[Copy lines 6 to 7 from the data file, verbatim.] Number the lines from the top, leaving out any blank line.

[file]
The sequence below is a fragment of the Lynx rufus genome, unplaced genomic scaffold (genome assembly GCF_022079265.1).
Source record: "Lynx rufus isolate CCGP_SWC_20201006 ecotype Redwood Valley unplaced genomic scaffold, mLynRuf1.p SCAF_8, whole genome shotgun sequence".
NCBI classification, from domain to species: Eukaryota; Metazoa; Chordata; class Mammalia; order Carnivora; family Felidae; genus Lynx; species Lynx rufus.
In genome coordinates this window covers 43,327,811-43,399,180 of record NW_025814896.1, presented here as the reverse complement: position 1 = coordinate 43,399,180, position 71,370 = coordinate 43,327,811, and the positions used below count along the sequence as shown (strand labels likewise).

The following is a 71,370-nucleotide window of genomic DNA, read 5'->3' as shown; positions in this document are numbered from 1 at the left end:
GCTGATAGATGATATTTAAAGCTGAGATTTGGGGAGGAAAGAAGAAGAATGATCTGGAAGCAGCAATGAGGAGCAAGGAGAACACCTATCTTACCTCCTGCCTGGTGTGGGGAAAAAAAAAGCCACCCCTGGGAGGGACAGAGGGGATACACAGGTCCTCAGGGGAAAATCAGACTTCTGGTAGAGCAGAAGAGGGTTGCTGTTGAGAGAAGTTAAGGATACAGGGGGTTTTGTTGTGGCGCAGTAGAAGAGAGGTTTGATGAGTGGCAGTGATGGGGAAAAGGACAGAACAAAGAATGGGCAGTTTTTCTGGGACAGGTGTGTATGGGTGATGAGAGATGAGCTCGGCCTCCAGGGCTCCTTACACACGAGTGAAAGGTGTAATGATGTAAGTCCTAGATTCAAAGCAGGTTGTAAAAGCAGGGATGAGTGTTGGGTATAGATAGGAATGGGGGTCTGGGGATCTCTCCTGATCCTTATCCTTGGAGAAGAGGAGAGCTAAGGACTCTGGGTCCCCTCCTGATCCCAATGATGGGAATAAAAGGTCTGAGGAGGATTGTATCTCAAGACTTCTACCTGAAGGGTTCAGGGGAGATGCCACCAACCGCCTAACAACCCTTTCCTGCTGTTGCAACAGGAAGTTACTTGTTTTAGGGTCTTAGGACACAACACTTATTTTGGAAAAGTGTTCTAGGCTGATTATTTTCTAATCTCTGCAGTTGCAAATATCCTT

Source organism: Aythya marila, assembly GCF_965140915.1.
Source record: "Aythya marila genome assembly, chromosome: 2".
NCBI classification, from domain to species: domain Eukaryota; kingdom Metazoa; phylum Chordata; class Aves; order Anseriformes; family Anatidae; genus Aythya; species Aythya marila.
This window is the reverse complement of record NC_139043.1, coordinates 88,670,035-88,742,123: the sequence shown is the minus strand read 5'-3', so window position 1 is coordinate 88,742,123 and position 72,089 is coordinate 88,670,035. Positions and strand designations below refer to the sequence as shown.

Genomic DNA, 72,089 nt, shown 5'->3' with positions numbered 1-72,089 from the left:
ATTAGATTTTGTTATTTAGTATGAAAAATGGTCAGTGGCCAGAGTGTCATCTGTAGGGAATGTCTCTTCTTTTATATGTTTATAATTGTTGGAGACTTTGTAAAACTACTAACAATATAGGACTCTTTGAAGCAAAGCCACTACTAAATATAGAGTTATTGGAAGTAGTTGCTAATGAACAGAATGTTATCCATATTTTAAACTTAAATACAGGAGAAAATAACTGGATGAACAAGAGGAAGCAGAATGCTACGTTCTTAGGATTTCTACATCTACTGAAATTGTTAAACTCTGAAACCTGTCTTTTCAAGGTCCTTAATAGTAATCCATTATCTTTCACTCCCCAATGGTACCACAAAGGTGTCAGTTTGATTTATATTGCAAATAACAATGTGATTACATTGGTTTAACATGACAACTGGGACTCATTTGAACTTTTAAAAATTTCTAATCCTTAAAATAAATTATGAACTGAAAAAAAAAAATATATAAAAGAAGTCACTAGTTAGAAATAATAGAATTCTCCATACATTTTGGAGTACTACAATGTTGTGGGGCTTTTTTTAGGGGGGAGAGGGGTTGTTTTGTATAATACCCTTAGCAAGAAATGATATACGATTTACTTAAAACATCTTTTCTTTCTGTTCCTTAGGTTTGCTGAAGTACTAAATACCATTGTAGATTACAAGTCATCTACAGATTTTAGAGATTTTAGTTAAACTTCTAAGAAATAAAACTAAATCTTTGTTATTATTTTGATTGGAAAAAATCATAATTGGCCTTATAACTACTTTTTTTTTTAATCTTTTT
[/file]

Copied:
GCTGATAGATGATATTTAAAGCTGAGATTTGGGGAGGAAAGAAGAAGAATGATCTGGAAGCAGCAATGAGGAGCAAGGAGAACACCTATCTTACCTCCTGCCTGGTGTGGGGAAAAAAAAAGCCACCCCTGGGAGGGACAGAGGGGATACACAGGTCCTCAGGGGAAAATCAGACTTCTGGTAGAGCAGAAGAGGGTTGCTGTTGAGAGAAGTTAAGGATACAGGGGGTTTTGTTGTGGCGCAGTAGAAGAGAGGTTTGATGAGTGGCAGTGATGGGGAAAAGGACAGAACAAAGAATGGGCAGTTTTTCTGGGACAGGTGTGTATGGGTGATGAGAGATGAGCTCGGCCTCCAGGGCTCCTTACACACGAGTGAAAGGTGTAATGATGTAAGTCCTAGATTCAAAGCAGGTTGTAAAAGCAGGGATGAGTGTTGGGTATAGATAGGAATGGGGGTCTGGGGATCTCTCCTGATCCTTATCCTTGGAGAAGAGGAGAGCTAAGGACTCTGGGTCCCCTCCTGATCCCAATGATGGGAATAAAAGGTCTGAGGAGGATTGTATCTCAAGACTTCTACCTGAAGGGTTCAGGGGAGATGCCACCAACCGCCTAACAACCCTTTCCTGCTGTTGCAACAGGAAGTTACTTGTTTTAGGGTCTTAGGACACAACACTTATTTTGGAAAAGTGTTCTAGGCTGATTATTTTCTAATCTCTGCAGTTGCAAATATCCTT

Source organism: Aythya marila, assembly GCF_965140915.1.